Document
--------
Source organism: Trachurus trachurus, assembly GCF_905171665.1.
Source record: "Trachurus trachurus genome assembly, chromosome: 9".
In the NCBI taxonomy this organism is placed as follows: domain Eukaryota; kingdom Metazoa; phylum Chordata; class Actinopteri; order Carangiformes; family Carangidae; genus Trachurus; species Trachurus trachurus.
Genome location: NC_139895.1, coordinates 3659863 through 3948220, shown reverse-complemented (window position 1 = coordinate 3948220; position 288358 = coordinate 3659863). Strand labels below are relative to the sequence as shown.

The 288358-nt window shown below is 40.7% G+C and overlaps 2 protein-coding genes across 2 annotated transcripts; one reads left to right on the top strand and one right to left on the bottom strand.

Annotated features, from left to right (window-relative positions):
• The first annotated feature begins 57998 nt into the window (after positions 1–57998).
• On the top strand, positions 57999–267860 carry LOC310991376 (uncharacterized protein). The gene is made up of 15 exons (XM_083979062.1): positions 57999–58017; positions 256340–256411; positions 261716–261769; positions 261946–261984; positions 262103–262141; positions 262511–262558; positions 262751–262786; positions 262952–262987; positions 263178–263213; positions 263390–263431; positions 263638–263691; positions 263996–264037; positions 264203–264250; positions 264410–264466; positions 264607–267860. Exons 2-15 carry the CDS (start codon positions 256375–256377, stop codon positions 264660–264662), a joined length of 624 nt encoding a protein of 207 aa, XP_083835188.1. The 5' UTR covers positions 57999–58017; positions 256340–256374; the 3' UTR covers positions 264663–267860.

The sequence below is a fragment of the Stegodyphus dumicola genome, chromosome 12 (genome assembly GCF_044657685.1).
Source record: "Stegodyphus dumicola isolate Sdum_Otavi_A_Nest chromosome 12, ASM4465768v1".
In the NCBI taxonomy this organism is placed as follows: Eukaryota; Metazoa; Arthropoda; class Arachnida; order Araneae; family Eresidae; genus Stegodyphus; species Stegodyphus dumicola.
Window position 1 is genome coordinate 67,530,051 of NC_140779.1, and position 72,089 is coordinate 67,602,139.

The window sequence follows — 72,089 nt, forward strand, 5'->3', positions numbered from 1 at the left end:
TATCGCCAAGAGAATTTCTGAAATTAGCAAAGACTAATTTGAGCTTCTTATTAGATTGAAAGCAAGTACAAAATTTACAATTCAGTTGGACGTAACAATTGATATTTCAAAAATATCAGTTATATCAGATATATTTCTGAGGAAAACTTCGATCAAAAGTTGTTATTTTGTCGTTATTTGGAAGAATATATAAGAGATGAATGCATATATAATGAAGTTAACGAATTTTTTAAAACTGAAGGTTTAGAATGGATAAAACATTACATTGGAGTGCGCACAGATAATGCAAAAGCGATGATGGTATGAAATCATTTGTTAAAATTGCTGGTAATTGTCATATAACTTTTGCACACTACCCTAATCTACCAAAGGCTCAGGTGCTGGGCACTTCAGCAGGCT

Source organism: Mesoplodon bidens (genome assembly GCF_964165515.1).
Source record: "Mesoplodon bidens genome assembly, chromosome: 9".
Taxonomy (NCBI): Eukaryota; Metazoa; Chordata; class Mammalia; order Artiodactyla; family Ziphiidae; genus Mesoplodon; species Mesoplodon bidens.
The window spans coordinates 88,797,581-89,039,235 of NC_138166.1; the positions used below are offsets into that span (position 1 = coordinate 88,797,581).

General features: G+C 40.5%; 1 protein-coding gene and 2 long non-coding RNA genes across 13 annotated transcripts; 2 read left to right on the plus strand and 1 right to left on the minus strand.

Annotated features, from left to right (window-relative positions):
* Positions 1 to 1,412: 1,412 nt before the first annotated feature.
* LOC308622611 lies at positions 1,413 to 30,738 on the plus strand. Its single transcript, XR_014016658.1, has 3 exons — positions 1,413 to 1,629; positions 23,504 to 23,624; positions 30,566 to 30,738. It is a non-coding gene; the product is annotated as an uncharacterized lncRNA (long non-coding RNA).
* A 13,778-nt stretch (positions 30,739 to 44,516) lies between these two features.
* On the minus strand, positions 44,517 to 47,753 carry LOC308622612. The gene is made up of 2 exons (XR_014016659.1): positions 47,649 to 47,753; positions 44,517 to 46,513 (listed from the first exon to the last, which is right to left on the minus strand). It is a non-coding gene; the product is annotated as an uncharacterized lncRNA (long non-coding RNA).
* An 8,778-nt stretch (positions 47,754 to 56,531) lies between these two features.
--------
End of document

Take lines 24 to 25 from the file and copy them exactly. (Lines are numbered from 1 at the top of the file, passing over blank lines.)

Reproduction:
* On the minus strand, positions 44,517 to 47,753 carry LOC308622612. The gene is made up of 2 exons (XR_014016659.1): positions 47,649 to 47,753; positions 44,517 to 46,513 (listed from the first exon to the last, which is right to left on the minus strand). It is a non-coding gene; the product is annotated as an uncharacterized lncRNA (long non-coding RNA).
* An 8,778-nt stretch (positions 47,754 to 56,531) lies between these two features.